Some patients would very much like to hold on to their CFC inhalers. They argue that the HFA inhalers, which have been on the market for about a decade, cause more adverse reactions -- a charge disputed by the FDA. They also say HFA versions are more expensive than the older devices -- a point on which all agree.

A petition is circulating on the Internet urging Congress and the Bush administration to act to save CFC inhalers permanently. But that is not likely. Beginning Jan. 1, 2009, the CFC-propelled albuterol inhalers no longer will be available in the U.S.

This change is a result of the Clean Air Act and an international environmental treaty, the Montreal Protocol on Substances that Deplete the Ozone Layer. Under that accord, the United States agreed to phase out production and importation of ozone-depleting substances, including CFCs.

The transition already has taken place for most products that use CFCs.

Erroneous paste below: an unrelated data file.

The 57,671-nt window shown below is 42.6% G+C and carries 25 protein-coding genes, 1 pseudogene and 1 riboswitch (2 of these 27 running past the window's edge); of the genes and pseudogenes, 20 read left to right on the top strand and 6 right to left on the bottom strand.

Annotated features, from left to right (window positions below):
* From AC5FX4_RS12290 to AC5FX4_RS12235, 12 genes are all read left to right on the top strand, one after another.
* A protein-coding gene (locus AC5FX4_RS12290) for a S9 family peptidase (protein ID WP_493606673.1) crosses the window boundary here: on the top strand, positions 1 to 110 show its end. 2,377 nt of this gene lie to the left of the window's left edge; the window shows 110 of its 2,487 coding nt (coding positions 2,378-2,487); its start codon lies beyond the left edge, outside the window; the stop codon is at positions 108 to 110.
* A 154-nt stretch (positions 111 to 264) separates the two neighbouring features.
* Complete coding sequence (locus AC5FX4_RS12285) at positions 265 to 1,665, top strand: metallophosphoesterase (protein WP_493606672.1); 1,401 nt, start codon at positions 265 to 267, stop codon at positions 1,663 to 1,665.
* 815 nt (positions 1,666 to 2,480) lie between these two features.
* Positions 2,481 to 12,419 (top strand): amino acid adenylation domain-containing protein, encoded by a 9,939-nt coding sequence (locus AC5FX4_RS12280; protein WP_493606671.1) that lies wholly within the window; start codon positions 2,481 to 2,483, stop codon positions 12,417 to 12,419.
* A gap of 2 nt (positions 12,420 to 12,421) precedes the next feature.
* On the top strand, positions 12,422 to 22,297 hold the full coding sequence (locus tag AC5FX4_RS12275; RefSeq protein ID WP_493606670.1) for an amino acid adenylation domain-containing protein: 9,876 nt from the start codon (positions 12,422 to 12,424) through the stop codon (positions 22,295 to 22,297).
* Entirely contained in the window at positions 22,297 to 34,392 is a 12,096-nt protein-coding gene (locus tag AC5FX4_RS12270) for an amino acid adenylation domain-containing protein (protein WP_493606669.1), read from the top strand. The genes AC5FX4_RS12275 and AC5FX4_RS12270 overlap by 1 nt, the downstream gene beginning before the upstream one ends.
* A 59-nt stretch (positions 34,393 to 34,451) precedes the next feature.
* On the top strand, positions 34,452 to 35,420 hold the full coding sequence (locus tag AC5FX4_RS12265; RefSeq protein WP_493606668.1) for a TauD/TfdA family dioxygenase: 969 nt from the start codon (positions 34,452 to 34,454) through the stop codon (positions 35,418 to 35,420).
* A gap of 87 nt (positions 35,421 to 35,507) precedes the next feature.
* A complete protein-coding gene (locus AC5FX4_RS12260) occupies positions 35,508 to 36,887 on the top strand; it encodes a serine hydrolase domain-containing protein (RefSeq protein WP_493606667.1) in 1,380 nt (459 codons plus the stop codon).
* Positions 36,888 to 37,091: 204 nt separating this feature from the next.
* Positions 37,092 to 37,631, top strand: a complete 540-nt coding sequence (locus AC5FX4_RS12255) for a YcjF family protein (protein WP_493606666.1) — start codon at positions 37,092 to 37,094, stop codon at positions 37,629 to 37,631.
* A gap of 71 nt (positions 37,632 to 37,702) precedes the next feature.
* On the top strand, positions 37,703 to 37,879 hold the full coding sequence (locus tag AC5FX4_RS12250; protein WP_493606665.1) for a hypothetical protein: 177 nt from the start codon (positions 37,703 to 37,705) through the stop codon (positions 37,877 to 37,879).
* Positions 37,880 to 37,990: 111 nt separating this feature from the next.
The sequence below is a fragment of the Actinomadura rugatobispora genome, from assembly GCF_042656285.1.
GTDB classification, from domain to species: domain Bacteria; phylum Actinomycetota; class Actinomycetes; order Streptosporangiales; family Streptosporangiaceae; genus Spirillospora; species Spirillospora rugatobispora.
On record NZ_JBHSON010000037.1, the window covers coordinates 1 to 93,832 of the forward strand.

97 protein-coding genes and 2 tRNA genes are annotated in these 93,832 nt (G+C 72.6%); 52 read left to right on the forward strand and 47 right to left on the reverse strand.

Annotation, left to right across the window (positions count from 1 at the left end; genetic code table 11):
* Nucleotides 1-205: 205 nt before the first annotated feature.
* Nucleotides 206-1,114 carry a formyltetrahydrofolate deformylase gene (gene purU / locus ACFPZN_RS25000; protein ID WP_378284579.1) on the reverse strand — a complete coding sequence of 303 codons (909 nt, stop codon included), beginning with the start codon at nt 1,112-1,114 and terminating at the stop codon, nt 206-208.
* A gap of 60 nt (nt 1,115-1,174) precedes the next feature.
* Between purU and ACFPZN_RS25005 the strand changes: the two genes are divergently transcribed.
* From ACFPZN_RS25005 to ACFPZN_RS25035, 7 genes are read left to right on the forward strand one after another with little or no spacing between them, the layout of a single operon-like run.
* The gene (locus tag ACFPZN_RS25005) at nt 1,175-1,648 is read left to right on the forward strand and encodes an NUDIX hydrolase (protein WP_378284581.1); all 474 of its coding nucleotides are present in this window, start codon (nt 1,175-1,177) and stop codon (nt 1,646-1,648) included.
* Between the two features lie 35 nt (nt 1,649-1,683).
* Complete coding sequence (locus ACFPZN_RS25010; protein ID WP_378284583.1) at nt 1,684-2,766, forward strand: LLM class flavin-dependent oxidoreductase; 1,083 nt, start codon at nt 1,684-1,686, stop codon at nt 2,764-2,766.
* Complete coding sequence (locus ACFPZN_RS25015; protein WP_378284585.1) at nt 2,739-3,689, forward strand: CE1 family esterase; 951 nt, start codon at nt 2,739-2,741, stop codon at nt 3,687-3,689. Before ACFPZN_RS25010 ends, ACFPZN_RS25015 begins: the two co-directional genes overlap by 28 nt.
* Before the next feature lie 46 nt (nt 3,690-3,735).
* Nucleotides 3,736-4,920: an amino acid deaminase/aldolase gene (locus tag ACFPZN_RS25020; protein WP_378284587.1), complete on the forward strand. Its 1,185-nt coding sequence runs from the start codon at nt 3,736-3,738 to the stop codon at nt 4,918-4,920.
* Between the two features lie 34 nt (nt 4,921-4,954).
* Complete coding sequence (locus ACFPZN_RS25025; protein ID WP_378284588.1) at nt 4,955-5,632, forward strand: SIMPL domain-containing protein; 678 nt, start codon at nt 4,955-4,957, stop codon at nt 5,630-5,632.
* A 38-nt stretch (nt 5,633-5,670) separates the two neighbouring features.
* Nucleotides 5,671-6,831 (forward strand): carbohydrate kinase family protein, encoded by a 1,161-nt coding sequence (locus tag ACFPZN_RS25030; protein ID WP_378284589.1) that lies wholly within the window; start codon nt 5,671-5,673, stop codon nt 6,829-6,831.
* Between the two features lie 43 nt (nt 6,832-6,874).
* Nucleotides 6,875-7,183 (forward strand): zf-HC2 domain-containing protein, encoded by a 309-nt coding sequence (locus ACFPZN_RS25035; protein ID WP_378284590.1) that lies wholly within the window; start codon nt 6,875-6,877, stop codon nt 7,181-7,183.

Medical uses that were deemed essential, however, such as albuterol MDIs, were exempt. That exemption expires on the last day of this year.

"No CFC-propelled albuterol inhalers may be produced, marketed or sold in the U.S. after Dec. 31," said Deborah Henderson, a senior adviser in the FDA's Office of Executive Programs.

"Patients who purchase CFC-propelled inhalers before Dec. 31 may continue to use them, but no CFC inhalers will be available for sale after that date," Henderson said. Only one company still manufactures the CFC devices.

The options

Three HFA albuterol inhalers have been approved by the FDA: Proair HFA Inhalation Aerosol, Proventil HFA Inhalation Aerosol and Ventolin HFA Inhalation Aerosol. In addition, an HFA-propelled inhaler containing levalbuterol, a medicine similar to albuterol, is available as Xopenex HFA Inhalation Aerosol.